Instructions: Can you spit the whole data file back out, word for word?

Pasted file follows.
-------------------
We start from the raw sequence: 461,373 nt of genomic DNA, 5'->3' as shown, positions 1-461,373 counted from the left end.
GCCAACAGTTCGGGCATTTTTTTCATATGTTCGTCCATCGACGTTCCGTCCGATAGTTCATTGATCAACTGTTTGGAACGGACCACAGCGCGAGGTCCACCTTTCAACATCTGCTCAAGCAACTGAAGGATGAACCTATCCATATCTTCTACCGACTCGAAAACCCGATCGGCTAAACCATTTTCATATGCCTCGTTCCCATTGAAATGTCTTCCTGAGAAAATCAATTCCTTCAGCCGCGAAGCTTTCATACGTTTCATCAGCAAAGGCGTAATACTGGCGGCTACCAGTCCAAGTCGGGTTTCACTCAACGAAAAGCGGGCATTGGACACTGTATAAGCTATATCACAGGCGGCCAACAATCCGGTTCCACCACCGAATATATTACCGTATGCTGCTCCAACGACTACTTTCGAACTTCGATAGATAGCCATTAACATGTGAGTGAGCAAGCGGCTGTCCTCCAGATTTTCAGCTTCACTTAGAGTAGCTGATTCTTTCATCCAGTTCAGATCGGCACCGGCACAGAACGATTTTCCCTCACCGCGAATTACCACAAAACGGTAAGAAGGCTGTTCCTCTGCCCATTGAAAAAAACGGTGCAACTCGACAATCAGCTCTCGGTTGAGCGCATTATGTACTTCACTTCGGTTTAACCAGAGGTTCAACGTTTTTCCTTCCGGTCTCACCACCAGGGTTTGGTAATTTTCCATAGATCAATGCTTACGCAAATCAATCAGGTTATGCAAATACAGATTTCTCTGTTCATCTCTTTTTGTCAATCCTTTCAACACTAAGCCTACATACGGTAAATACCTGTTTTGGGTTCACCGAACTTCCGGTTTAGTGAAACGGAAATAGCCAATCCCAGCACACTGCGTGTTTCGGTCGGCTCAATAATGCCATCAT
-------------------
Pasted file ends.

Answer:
We start from the raw sequence: 461,373 nt of genomic DNA, 5'->3' as shown, positions 1-461,373 counted from the left end.
GCCAACAGTTCGGGCATTTTTTTCATATGTTCGTCCATCGACGTTCCGTCCGATAGTTCATTGATCAACTGTTTGGAACGGACCACAGCGCGAGGTCCACCTTTCAACATCTGCTCAAGCAACTGAAGGATGAACCTATCCATATCTTCTACCGACTCGAAAACCCGATCGGCTAAACCATTTTCATATGCCTCGTTCCCATTGAAATGTCTTCCTGAGAAAATCAATTCCTTCAGCCGCGAAGCTTTCATACGTTTCATCAGCAAAGGCGTAATACTGGCGGCTACCAGTCCAAGTCGGGTTTCACTCAACGAAAAGCGGGCATTGGACACTGTATAAGCTATATCACAGGCGGCCAACAATCCGGTTCCACCACCGAATATATTACCGTATGCTGCTCCAACGACTACTTTCGAACTTCGATAGATAGCCATTAACATGTGAGTGAGCAAGCGGCTGTCCTCCAGATTTTCAGCTTCACTTAGAGTAGCTGATTCTTTCATCCAGTTCAGATCGGCACCGGCACAGAACGATTTTCCCTCACCGCGAATTACCACAAAACGGTAAGAAGGCTGTTCCTCTGCCCATTGAAAAAAACGGTGCAACTCGACAATCAGCTCTCGGTTGAGCGCATTATGTACTTCACTTCGGTTTAACCAGAGGTTCAACGTTTTTCCTTCCGGTCTCACCACCAGGGTTTGGTAATTTTCCATAGATCAATGCTTACGCAAATCAATCAGGTTATGCAAATACAGATTTCTCTGTTCATCTCTTTTTGTCAATCCTTTCAACACTAAGCCTACATACGGTAAATACCTGTTTTGGGTTCACCGAACTTCCGGTTTAGTGAAACGGAAATAGCCAATCCCAGCACACTGCGTGTTTCGGTCGGCTCAATAATGCCATCAT